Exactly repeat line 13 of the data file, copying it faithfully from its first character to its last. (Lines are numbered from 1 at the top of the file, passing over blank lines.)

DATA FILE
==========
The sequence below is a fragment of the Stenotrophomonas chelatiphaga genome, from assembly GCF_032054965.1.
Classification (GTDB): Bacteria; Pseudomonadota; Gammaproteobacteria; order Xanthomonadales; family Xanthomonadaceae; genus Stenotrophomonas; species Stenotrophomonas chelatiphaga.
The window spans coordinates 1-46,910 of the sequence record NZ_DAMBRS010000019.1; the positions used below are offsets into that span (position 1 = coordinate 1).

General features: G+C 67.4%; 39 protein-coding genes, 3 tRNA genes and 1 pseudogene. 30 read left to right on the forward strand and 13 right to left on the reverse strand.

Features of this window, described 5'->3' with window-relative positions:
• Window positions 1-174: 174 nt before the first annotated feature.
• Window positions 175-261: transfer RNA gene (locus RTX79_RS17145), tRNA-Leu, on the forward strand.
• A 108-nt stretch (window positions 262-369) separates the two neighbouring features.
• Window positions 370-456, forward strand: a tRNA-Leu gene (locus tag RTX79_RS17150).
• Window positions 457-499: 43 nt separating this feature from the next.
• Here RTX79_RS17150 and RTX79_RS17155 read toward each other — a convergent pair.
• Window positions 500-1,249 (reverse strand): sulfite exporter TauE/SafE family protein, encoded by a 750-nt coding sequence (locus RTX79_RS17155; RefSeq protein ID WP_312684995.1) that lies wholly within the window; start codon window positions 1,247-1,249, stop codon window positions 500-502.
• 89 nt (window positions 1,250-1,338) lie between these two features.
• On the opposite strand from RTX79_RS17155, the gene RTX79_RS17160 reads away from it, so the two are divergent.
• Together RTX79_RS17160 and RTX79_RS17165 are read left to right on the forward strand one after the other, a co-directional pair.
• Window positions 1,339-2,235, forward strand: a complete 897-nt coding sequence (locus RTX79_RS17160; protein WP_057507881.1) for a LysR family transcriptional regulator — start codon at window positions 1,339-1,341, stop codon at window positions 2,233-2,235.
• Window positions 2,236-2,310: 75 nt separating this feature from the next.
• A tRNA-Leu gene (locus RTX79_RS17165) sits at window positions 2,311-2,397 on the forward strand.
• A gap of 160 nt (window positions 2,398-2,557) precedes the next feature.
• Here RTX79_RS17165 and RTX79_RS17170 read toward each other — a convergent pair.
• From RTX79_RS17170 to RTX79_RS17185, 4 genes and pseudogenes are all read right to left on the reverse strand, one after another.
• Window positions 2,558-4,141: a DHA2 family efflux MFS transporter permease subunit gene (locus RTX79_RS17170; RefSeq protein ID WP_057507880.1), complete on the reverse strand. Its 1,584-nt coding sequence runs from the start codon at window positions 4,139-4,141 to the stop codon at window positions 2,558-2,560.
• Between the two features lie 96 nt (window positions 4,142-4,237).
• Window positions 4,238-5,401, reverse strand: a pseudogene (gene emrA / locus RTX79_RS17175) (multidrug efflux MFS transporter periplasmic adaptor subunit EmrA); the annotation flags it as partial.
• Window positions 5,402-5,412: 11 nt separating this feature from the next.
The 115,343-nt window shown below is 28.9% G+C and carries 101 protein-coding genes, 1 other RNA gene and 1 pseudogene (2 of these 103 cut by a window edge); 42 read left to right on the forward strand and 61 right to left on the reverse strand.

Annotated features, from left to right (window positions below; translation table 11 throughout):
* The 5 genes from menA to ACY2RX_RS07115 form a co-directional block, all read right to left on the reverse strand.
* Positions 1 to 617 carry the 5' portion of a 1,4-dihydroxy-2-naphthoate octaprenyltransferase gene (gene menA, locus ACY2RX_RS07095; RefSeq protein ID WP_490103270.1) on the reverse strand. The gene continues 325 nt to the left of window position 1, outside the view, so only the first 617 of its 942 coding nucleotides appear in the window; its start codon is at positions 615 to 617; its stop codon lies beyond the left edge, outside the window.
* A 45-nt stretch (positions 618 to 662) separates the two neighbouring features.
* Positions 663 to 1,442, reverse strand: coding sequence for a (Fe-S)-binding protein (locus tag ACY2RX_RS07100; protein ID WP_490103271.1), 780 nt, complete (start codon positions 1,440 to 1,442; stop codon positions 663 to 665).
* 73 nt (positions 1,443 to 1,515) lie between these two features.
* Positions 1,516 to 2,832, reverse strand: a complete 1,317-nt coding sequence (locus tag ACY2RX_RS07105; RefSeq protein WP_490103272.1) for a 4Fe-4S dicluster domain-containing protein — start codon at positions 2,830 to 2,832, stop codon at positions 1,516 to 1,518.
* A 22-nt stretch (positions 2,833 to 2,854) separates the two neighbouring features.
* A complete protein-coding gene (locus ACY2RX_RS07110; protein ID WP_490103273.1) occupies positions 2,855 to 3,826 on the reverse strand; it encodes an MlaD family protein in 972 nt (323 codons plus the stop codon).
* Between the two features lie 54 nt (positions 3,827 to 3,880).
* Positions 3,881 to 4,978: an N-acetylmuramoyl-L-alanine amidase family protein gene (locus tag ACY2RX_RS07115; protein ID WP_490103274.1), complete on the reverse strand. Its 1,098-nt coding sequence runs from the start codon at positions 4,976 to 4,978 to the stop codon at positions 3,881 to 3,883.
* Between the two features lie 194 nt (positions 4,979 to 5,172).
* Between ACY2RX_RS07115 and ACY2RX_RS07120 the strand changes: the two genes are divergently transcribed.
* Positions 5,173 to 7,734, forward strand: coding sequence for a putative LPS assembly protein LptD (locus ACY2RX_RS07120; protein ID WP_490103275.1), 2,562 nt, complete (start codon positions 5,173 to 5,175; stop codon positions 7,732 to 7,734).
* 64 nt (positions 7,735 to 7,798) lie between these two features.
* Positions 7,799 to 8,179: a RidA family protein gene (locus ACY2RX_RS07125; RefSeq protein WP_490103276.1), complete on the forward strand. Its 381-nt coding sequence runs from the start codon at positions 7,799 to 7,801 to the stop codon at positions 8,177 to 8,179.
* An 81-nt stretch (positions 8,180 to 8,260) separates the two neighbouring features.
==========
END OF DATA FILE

• 89 nt (window positions 1,250-1,338) lie between these two features.